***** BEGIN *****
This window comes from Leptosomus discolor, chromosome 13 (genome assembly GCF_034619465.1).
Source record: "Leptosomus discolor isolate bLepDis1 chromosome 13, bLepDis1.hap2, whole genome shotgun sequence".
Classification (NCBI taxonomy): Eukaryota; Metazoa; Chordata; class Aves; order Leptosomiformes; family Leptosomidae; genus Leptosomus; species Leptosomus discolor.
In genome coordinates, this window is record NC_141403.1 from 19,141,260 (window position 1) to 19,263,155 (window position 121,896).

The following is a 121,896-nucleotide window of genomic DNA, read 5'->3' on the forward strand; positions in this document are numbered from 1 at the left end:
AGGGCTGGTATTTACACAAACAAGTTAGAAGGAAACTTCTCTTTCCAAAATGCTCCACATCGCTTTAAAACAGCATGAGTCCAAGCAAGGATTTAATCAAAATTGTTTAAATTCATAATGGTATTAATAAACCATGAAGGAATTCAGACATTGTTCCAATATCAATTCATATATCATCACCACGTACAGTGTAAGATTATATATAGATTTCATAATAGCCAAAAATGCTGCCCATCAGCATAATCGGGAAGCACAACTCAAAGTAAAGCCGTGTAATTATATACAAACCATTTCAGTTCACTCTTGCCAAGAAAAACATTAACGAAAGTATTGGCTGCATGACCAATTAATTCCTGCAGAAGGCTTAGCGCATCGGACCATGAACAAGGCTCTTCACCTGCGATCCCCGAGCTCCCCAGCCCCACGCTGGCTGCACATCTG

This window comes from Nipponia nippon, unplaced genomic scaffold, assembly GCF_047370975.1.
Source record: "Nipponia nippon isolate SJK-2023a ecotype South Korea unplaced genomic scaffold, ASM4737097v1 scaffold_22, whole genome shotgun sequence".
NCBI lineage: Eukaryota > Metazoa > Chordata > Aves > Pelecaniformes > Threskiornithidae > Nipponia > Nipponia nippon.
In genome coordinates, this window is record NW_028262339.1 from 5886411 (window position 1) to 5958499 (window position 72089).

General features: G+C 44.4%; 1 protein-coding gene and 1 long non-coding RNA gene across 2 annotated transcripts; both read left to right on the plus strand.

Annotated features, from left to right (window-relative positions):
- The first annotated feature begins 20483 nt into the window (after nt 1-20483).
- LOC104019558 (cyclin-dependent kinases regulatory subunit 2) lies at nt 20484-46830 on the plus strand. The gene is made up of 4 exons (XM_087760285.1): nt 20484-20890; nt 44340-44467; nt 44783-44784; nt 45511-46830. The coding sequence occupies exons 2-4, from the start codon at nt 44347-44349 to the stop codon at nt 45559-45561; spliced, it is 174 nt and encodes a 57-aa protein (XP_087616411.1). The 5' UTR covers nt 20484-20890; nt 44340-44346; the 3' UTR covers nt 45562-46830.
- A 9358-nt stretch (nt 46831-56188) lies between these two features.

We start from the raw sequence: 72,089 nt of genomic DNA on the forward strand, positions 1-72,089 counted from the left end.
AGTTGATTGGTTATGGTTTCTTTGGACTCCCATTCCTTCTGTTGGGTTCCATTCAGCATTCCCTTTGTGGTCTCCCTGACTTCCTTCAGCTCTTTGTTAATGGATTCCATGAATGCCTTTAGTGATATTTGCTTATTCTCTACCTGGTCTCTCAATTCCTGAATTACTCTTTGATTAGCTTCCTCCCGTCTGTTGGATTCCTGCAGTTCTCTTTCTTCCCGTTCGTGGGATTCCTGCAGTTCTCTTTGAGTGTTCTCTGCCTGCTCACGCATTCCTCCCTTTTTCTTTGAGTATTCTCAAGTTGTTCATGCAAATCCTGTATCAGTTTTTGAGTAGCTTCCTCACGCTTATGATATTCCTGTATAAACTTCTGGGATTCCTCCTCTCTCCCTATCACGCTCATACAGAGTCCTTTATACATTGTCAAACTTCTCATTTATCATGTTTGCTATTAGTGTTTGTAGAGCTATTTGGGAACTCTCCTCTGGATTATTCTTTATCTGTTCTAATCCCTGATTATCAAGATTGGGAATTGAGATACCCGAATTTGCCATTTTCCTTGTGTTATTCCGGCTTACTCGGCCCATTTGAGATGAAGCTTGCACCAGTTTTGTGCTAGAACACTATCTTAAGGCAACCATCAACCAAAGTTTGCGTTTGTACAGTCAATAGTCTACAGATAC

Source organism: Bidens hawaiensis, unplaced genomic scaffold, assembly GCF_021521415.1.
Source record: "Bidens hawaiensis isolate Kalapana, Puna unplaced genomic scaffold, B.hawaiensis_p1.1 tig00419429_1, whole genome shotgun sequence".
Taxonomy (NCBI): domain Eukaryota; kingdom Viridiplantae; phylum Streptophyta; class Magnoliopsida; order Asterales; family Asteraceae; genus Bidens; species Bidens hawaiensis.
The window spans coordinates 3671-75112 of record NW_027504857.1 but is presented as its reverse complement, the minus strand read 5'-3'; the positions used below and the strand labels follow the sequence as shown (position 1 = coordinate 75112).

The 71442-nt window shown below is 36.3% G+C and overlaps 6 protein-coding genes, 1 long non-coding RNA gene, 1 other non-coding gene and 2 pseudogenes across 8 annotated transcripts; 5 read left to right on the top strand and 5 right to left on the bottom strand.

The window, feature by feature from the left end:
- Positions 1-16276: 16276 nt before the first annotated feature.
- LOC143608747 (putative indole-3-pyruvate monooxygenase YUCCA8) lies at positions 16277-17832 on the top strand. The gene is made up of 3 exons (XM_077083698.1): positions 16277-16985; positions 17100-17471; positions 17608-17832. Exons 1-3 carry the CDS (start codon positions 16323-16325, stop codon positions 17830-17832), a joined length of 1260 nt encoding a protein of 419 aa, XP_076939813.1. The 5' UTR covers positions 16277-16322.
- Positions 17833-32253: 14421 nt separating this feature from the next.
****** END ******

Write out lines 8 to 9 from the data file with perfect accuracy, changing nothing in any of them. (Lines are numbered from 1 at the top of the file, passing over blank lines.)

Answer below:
Source record: "Nipponia nippon isolate SJK-2023a ecotype South Korea unplaced genomic scaffold, ASM4737097v1 scaffold_22, whole genome shotgun sequence".
NCBI lineage: Eukaryota > Metazoa > Chordata > Aves > Pelecaniformes > Threskiornithidae > Nipponia > Nipponia nippon.